The Recession Is Gone, and the CEO Could Be Next

During a series of meetings of directors of Minneapolis-based Medtronic (MDT) in recent weeks, board members have mulled potential successors to outgoing Chief Executive Officer William A. Hawkins. Although the 56-year-old Hawkins had been in charge for just three and a half years, he announced in late December that he would retire in April. During his tenure, the medical equipment maker's stock has dropped 30 percent amid waning growth for core products such as pacemakers. Medtronic now says it's looking outside its ranks for a new leader—a big change for a company that usually fills the top spot from within, but one that may be needed in its fast-changing industry.

"It requires that you keep taking a good look," says Medtronic director Robert C. Pozen, who lectures on corporate governance at Harvard Business School and is chairman emeritus of MFS Investment Management. Pozen declined to talk about Medtronic's CEO search but acknowledges that boards are under increasing pressure to maintain management performance. "You can make the right choice for CEO, [and] then if the regulatory environment or the business has shifted, he may no longer be the right person."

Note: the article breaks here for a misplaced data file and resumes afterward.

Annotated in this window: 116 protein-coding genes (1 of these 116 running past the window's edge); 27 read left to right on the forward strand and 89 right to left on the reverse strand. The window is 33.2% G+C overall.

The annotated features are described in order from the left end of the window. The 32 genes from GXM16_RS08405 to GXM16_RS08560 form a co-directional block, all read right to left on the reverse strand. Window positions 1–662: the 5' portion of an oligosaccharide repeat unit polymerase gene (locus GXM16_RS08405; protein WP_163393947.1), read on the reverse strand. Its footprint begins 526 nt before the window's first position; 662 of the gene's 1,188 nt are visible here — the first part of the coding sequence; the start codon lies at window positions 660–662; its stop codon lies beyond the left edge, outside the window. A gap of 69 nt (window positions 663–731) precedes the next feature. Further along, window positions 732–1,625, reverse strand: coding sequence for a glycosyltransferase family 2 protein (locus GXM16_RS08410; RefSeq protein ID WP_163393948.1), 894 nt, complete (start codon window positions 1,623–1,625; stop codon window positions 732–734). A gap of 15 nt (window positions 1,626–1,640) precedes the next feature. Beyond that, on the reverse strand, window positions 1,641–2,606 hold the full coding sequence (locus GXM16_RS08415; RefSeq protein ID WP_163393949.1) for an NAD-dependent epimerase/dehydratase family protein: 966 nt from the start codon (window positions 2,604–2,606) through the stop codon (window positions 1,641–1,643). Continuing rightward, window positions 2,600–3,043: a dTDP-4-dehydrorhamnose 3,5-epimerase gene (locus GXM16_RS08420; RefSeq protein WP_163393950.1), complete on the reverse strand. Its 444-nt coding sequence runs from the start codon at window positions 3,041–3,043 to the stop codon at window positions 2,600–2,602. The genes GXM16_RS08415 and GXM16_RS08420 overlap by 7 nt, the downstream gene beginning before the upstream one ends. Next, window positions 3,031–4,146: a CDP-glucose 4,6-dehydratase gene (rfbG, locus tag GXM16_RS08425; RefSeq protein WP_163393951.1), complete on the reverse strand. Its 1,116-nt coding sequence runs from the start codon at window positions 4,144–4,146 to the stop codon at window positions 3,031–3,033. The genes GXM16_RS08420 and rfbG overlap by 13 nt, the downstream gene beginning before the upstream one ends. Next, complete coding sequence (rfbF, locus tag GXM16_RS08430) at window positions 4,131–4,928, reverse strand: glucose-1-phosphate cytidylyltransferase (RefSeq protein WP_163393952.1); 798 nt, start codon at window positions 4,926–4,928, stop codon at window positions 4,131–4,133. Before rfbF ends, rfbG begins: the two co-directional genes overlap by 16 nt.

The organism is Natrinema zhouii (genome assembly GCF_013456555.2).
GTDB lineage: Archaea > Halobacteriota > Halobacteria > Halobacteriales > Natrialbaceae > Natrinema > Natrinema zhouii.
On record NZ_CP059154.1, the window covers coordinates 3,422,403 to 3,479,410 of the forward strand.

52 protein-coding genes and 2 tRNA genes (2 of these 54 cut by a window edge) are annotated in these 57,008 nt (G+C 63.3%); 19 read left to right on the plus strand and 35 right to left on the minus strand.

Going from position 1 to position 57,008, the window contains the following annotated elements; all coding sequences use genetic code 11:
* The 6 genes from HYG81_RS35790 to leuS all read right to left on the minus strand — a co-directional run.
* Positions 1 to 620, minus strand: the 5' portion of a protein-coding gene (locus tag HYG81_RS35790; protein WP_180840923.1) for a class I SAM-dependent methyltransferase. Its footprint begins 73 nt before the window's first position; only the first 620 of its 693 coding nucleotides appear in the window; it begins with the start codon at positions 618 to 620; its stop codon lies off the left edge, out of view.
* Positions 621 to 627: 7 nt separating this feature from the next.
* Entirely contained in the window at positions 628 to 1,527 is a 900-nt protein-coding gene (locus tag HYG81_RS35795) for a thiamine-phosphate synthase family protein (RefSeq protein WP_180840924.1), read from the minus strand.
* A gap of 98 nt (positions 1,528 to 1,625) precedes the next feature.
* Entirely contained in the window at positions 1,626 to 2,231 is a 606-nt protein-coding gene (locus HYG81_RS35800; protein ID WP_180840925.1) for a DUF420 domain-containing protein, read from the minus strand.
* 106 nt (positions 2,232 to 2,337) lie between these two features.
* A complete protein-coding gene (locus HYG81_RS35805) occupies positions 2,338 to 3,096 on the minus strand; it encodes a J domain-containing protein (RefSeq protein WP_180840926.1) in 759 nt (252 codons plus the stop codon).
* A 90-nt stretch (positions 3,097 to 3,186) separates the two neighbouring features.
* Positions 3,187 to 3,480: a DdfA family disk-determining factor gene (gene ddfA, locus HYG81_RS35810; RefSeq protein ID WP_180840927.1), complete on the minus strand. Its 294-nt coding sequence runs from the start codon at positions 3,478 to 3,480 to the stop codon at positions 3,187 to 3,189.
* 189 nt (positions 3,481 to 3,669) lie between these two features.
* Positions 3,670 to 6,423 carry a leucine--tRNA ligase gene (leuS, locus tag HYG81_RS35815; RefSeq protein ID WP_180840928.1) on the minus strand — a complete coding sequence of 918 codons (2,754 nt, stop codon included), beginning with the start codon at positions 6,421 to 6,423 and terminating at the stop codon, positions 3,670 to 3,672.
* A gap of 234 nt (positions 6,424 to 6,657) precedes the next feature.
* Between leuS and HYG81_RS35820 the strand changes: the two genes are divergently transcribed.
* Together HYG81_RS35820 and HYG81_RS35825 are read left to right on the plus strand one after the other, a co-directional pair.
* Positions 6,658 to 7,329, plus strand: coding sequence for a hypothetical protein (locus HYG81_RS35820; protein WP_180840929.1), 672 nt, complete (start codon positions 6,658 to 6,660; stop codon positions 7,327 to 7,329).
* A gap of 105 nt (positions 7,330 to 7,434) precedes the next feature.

After three years of declining turnover among CEOs, churn at the top is back. As the economy improves, the rate of corner-office shakeups has picked up as more boards replace veteran CEOs with younger leaders with very different résumés. Many new CEOs have international experience and a track record in marketing or sales rather than finance or manufacturing, the specialties of CEOs two or three decades ago. They also haven't necessarily spent their careers at one company or in a single industry.

A case in point is Campbell Soup (CPB) Chief Operating Officer Denise Morrison. She will become Campbell's CEO in August, after zigzagging from Procter & Gamble (PG) and PepsiCo (PEP) to Nestlé, Nabisco, and Kraft Foods (KFT) before joining the soupmaker eight years ago.

Among other changes: new Pfizer (PFE) CEO Ian Read, who formerly was group president of its global biopharmaceutical business and earlier worked in Europe and Latin America, replaced Jeffrey B. Kindler, a lawyer with no operations or overseas experience; Google (GOOG) co-founder Larry Page, a software developer who is 38, replaced veteran executive Eric Schmidt, with the mandate to restore innovation to the Internet giant; and Advanced Micro Devices (AMD) CEO Dirk Meyer resigned after splitting with directors over the No. 2 chipmaker's strategy.